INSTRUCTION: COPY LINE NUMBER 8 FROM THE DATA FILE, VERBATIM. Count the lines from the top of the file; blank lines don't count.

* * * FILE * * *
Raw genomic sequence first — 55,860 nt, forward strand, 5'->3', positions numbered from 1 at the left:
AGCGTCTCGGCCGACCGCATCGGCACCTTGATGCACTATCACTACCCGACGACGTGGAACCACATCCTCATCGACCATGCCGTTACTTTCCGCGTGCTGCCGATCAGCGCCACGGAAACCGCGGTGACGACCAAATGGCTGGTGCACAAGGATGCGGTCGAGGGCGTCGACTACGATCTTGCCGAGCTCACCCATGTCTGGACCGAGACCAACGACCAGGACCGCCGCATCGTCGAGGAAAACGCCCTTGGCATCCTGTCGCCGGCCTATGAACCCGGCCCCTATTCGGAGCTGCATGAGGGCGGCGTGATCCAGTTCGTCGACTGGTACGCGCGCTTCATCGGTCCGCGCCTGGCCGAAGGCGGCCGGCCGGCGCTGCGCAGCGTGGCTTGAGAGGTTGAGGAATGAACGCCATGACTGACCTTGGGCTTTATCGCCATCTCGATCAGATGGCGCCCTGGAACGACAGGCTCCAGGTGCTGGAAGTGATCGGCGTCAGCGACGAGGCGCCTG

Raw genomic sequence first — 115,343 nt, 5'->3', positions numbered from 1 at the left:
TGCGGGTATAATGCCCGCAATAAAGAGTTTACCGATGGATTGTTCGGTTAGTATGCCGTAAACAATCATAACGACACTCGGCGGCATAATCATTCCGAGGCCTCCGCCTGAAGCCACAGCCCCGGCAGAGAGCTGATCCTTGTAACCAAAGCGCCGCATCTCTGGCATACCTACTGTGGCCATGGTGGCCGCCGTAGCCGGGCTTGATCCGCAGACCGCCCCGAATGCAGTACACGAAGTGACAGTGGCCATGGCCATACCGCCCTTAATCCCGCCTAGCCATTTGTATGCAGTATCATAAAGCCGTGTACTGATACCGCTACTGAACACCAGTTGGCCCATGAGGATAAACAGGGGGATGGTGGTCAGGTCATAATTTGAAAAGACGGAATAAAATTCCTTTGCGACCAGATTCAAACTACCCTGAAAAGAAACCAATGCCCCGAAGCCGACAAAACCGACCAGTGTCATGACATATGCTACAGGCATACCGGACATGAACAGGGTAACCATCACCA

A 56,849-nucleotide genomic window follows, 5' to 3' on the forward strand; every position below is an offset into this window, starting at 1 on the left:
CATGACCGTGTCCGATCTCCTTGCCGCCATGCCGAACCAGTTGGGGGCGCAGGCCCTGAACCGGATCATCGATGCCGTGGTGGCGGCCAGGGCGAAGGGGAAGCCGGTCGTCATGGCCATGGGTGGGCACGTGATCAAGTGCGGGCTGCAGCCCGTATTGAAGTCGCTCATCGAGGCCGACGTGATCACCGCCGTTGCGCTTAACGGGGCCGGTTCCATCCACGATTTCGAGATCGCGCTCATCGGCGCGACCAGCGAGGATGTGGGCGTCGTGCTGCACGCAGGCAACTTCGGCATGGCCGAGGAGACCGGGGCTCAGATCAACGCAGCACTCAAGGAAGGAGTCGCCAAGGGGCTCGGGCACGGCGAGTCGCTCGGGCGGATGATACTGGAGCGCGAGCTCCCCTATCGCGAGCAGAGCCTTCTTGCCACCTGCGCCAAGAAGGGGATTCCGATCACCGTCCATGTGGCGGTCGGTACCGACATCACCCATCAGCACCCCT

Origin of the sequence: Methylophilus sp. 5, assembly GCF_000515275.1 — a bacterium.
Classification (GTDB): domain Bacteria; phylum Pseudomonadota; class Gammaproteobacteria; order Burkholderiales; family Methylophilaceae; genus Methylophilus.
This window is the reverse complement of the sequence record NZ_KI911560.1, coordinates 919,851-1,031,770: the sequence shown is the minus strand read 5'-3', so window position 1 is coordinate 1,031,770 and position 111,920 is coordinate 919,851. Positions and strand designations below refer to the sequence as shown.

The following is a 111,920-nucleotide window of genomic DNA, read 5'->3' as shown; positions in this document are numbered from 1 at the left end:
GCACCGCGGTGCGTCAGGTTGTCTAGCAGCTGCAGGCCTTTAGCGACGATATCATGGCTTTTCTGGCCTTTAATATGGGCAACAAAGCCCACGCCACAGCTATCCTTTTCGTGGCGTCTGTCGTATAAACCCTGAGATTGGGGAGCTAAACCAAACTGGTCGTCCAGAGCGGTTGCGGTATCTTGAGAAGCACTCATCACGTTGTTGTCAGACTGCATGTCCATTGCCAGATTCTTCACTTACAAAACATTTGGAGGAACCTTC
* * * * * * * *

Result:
Classification (GTDB): domain Bacteria; phylum Pseudomonadota; class Gammaproteobacteria; order Burkholderiales; family Methylophilaceae; genus Methylophilus.